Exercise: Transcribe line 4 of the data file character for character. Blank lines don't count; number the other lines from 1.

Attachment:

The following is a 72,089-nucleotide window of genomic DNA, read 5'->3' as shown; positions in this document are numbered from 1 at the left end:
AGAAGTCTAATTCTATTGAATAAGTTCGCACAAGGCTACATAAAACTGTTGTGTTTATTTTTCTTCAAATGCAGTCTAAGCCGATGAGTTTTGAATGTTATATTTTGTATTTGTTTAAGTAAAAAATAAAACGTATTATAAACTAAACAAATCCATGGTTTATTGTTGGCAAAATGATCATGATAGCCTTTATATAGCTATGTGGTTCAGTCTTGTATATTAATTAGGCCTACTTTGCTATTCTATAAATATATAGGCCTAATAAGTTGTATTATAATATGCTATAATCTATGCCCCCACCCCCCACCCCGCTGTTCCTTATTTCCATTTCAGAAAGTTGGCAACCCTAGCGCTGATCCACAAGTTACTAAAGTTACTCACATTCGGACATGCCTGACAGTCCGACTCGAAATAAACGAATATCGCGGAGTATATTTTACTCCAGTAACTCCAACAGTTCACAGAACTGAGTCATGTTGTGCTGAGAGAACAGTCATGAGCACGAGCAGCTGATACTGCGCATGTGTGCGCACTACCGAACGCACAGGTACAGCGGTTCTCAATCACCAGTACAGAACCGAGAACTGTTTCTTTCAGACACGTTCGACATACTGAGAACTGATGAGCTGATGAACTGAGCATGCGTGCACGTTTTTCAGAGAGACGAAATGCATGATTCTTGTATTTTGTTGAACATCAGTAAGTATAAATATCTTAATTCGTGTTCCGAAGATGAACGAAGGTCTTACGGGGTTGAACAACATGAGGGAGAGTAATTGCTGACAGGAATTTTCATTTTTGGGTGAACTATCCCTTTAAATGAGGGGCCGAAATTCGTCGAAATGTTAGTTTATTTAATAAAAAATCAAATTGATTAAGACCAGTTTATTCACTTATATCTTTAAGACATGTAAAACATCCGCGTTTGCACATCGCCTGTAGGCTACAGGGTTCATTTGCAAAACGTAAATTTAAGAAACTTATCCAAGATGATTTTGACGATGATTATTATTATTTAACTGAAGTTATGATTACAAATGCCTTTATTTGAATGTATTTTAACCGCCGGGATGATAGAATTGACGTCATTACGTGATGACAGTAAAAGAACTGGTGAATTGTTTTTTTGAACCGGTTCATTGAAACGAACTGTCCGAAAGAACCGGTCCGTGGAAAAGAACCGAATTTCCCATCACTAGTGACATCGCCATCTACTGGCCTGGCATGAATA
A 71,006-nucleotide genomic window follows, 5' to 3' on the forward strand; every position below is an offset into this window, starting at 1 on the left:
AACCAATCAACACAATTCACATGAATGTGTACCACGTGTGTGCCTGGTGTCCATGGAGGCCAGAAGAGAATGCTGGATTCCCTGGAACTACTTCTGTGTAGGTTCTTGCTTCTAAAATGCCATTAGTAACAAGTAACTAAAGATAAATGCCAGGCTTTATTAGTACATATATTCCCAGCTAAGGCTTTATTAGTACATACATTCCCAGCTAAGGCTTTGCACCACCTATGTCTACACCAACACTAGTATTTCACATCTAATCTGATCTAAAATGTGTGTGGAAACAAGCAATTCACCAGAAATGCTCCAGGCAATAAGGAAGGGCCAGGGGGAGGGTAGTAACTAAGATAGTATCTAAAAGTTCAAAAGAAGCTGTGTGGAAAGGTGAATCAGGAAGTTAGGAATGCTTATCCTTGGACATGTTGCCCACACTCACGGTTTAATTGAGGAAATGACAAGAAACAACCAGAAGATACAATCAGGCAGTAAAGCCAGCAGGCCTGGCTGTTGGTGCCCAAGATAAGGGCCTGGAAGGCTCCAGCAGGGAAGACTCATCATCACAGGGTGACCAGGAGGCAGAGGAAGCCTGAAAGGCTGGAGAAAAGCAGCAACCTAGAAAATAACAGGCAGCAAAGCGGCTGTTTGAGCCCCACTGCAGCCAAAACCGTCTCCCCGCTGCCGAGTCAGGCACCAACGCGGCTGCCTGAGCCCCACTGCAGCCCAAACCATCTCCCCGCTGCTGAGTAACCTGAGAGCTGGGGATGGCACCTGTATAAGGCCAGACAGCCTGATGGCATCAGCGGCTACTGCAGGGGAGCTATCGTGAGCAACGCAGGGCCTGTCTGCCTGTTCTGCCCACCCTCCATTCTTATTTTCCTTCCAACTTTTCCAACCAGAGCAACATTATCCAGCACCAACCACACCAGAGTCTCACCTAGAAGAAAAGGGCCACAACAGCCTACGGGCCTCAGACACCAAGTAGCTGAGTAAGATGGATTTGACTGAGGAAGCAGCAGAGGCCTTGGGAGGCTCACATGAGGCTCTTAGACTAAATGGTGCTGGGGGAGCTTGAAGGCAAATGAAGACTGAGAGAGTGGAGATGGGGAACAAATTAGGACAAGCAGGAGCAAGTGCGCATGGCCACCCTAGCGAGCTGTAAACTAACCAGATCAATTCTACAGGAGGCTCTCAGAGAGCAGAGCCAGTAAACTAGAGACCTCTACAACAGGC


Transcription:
AACCAATCAACACAATTCACATGAATGTGTACCACGTGTGTGCCTGGTGTCCATGGAGGCCAGAAGAGAATGCTGGATTCCCTGGAACTACTTCTGTGTAGGTTCTTGCTTCTAAAATGCCATTAGTAACAAGTAACTAAAGATAAATGCCAGGCTTTATTAGTACATATATTCCCAGCTAAGGCTTTATTAGTACATACATTCCCAGCTAAGGCTTTGCACCACCTATGTCTACACCAACACTAGTATTTCACATCTAATCTGATCTAAAATGTGTGTGGAAACAAGCAATTCACCAGAAATGCTCCAGGCAATAAGGAAGGGCCAGGGGGAGGGTAGTAACTAAGATAGTATCTAAAAGTTCAAAAGAAGCTGTGTGGAAAGGTGAATCAGGAAGTTAGGAATGCTTATCCTTGGACATGTTGCCCACACTCACGGTTTAATTGAGGAAATGACAAGAAACAACCAGAAGATACAATCAGGCAGTAAAGCCAGCAGGCCTGGCTGTTGGTGCCCAAGATAAGGGCCTGGAAGGCTCCAGCAGGGAAGACTCATCATCACAGGGTGACCAGGAGGCAGAGGAAGCCTGAAAGGCTGGAGAAAAGCAGCAACCTAGAAAATAACAGGCAGCAAAGCGGCTGTTTGAGCCCCACTGCAGCCAAAACCGTCTCCCCGCTGCCGAGTCAGGCACCAACGCGGCTGCCTGAGCCCCACTGCAGCCCAAACCATCTCCCCGCTGCTGAGTAACCTGAGAGCTGGGGATGGCACCTGTATAAGGCCAGACAGCCTGATGGCATCAGCGGCTACTGCAGGGGAGCTATCGTGAGCAACGCAGGGCCTGTCTGCCTGTTCTGCCCACCCTCCATTCTTATTTTCCTTCCAACTTTTCCAACCAGAGCAACATTATCCAGCACCAACCACACCAGAGTCTCACCTAGAAGAAAAGGGCCACAACAGCCTACGGGCCTCAGACACCAAGTAGCTGAGTAAGATGGATTTGACTGAGGAAGCAGCAGAGGCCTTGGGAGGCTCACATGAGGCTCTTAGACTAAATGGTGCTGGGGGAGCTTGAAGGCAAATGAAGACTGAGAGAGTGGAGATGGGGAACAAATTAGGACAAGCAGGAGCAAGTGCGCATGGCCACCCTAGCGAGCTGTAAACTAACCAGATCAATTCTACAGGAGGCTCTCAGAGAGCAGAGCCAGTAAACTAGAGACCTCTACAACAGGC